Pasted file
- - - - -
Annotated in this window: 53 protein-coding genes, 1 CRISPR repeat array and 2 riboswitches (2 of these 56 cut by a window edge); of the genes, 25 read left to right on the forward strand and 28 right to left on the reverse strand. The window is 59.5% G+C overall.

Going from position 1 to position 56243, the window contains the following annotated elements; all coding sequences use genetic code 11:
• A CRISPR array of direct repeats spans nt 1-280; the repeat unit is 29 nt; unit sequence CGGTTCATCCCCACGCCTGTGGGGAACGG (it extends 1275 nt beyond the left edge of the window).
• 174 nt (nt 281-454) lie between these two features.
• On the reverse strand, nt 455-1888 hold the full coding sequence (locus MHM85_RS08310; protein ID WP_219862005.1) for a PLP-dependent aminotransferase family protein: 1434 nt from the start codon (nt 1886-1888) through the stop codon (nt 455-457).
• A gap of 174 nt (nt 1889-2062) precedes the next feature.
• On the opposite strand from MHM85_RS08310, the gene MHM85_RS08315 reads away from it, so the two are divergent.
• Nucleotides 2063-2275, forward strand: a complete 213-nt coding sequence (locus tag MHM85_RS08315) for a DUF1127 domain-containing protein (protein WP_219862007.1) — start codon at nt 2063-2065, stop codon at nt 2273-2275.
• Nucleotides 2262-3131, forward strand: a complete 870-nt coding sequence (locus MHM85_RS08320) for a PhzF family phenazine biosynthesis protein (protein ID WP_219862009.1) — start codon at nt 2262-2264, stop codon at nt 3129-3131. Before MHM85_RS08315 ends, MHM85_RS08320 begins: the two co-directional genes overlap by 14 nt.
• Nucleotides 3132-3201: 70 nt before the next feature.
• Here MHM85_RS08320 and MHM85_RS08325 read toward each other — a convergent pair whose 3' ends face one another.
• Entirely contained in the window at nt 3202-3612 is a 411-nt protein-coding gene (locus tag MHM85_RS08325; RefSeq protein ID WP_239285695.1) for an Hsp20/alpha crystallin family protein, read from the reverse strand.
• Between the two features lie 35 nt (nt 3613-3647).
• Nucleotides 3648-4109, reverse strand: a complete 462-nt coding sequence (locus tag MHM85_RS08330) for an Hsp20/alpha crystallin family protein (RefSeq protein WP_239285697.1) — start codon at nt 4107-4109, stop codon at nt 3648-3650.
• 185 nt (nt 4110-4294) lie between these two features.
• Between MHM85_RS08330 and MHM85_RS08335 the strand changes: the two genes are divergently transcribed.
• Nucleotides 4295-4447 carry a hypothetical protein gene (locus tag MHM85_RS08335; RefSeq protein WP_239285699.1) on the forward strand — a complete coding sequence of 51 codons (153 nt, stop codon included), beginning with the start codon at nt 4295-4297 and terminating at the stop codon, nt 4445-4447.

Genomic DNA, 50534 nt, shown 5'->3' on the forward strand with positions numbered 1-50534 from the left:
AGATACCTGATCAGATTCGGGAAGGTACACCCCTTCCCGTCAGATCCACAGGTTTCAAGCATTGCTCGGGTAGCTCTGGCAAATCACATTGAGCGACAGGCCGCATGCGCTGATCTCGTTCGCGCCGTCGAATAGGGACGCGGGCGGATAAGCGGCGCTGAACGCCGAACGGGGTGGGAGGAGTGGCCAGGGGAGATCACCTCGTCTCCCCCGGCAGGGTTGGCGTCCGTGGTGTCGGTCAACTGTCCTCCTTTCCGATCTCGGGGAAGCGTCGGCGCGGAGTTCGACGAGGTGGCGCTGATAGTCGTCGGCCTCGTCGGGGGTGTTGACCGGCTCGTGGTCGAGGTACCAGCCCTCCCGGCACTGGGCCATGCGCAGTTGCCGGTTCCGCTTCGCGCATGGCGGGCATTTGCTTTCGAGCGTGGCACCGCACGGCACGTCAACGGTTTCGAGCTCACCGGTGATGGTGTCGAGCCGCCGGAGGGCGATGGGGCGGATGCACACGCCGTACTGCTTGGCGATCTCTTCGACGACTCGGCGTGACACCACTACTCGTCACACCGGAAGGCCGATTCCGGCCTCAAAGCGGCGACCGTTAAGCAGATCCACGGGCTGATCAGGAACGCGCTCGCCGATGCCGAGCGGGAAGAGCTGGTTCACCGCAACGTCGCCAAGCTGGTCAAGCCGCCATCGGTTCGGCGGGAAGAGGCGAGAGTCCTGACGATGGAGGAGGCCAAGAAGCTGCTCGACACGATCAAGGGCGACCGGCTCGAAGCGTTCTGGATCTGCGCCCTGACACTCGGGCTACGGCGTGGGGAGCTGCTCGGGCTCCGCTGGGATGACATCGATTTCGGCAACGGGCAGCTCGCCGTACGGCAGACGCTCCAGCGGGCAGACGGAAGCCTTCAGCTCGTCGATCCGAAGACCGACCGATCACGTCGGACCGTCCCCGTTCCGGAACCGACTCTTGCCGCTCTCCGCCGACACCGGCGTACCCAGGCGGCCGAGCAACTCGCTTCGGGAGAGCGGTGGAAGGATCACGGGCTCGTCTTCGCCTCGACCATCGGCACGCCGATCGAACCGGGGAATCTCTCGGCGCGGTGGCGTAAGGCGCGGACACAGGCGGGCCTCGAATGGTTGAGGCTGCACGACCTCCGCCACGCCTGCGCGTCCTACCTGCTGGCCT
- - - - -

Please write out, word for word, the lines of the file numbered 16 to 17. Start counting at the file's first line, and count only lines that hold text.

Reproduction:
• Between MHM85_RS08330 and MHM85_RS08335 the strand changes: the two genes are divergently transcribed.
• Nucleotides 4295-4447 carry a hypothetical protein gene (locus tag MHM85_RS08335; RefSeq protein WP_239285699.1) on the forward strand — a complete coding sequence of 51 codons (153 nt, stop codon included), beginning with the start codon at nt 4295-4297 and terminating at the stop codon, nt 4445-4447.